Cumberland, Maine–(ENEWSPF)–February 22, 2011. While insisting he does not want to be an alarmist, one of the nation’s senior soil scientists is alerting the federal government to a newly discovered organism that may have the potential to cause infertility and spontaneous abortion in farm animals and, potentially, humans.
Dr. Don Huber, professor emeritus at Purdue University, believes the appearance and prevalence of the unnamed organism may be related to the nation’s over reliance on the weed killer known as Roundup. In a letter to Secretary of Agriculture Tom Vilsack, obtained by SafeLawns, the professor is calling on the federal government to immediately rescind the Jan. 27th decision to allow genetically modified alfalfa to be released to farmers this spring.
“A team of senior plant and animal scientists have recently brought to my attention the discovery of an electron microscopic pathogen that appears to significantly impact the health of plants, animals and probably human beings,” wrote Huber in the letter, which is quoted here with his permission. “Based on a review of the data, it is widespread, very serious, and is in much higher concentrations in Roundup Ready (RR) soybeans and corn — suggesting a link with the RR gene, or more likely the presence of Roundup. This organism appears NEW to science!”
In a phone interview today, Huber said he was assured that the United States Department of Agriculture was taking his letter seriously — yet he remained deeply pessimistic that his warnings would ultimately lead to affirmative action.
“I believe we’ve reached the tipping point toward a potential disaster with the safety of our food supply,” he said. “The abuse, or call it over use if you will, of Roundup, is having profoundly bad consequences in the soil. We’ve seen that for years. The appearance of this new pathogen may be a signal that we’ve gone too far.”
Huber also admitted that he could be wrong about this pathogen’s link to Roundup, but said that much further study is needed for that final assessment. In the meantime, he said, it’s grossly irresponsible of the government to allow Roundup Ready alfalfa, which would bring the widespread spraying of Roundup to millions of more acres and introduce far more Roundup into the food supply.
“For the past 40 years, I have been a scientist in the professional and military agencies that evaluate and prepare for natural and manmade biological threats, including germ warfare and disease outbreaks,” wrote Huber in his letter to Vilsack. “Based on this experience, I believe the threat we are facing from this pathogen is unique and of high-risk status. In layman’s terms, it should be treated as an emergency.”
Huber explained that the search for the new pathogen was instigated by the increase of cattle infertility and unexplained cases of spontaneous abortion in several western states in the past several years. The common denominator, he said, appears to be the prevalence of the new pathogen that can only be viewed at 36,000 times magnification. Fears were increased when this pathogen was also found in mothers who had recently miscarried.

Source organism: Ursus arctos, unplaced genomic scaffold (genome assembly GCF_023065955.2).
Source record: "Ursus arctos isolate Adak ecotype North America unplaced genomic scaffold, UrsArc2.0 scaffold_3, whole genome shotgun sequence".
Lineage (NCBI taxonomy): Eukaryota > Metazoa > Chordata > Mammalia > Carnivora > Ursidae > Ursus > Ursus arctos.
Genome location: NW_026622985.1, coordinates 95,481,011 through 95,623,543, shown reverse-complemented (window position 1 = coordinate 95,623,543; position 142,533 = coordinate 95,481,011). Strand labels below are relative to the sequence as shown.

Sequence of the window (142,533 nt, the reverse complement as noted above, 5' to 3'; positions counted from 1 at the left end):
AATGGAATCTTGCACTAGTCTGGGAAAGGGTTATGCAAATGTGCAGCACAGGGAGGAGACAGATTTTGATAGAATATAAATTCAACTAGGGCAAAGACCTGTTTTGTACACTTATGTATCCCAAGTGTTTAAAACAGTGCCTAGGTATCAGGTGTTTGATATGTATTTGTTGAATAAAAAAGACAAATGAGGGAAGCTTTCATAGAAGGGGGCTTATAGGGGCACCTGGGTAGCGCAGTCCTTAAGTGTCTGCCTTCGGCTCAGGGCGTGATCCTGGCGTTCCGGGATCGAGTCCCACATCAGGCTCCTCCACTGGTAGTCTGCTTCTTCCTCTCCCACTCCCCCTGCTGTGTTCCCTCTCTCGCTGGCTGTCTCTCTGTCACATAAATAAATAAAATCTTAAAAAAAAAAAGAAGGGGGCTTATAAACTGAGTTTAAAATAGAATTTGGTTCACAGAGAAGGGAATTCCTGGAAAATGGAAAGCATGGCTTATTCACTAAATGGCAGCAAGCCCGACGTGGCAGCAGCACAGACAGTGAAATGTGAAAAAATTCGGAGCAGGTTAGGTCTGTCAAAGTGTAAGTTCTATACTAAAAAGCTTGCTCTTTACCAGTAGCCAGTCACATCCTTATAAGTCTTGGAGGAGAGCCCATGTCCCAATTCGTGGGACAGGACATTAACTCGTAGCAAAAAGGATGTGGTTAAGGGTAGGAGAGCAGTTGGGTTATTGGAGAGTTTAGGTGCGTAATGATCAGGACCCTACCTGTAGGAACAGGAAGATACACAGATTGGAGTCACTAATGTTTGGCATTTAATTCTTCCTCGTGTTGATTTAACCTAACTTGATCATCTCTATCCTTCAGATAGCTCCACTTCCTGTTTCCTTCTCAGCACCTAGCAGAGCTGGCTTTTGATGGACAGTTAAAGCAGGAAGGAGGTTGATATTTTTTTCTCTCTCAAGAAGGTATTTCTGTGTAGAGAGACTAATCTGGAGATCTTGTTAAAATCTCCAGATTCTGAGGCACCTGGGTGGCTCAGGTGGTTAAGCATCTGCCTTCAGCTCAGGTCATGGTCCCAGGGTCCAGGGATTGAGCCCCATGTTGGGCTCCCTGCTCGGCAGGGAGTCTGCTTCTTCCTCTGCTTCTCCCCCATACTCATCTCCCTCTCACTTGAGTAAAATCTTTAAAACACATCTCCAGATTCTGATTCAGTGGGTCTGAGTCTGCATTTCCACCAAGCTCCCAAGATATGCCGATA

“That suggests the potential that the pathogen entered the mother in the food supply,” said Huber today. “Could it be from contaminated plants or animals? We don’t know that answer yet, but surely more resources from the government need to be put into answering that question.”
And, in the meantime, any new additional uses of Roundup should be made illegal, according to Huber and his collaborators.
“The organism is prolific in plants infected with two pervasive diseases that are driving down yields and farmer income — sudden death syndrome (SDS) in soy, and Goss’ wilt in corn,” he said. “The pathogen is also found in the fungal causative agent of SDS (Fusarium solani fsp glycines). Laboratory tests have confirmed the presence of this organism in a wide variety of livestock that have experienced spontaneous abortions and infertility. Preliminary results from ongoing research have also been able to reproduce abortions in a clinical setting.”
Huber, a retired military Colonel, closed his letter to Vilsack by imploring the government to commit the resources necessary to find definitive answers.
“It is urgent to examine whether the side effects of glyphosate use may have facilitated the growth of this pathogen, or allowed it to cause greater harm to weakened plant and animal hosts. It is well documented that glyphosate promotes soil pathogens and is already implicated with the increase of more than 40 plant diseases; it dismantles plant defenses by chelating vital nutrients; and it reduces the bioavailability of nutrients in feed, which in turn can cause animal disorders. . . (The pathogen) deserves immediate attention with significant resources to avoid a general collapse of our critical agricultural infrastructure.”
To receive an electronic copy of the letter, email [email protected]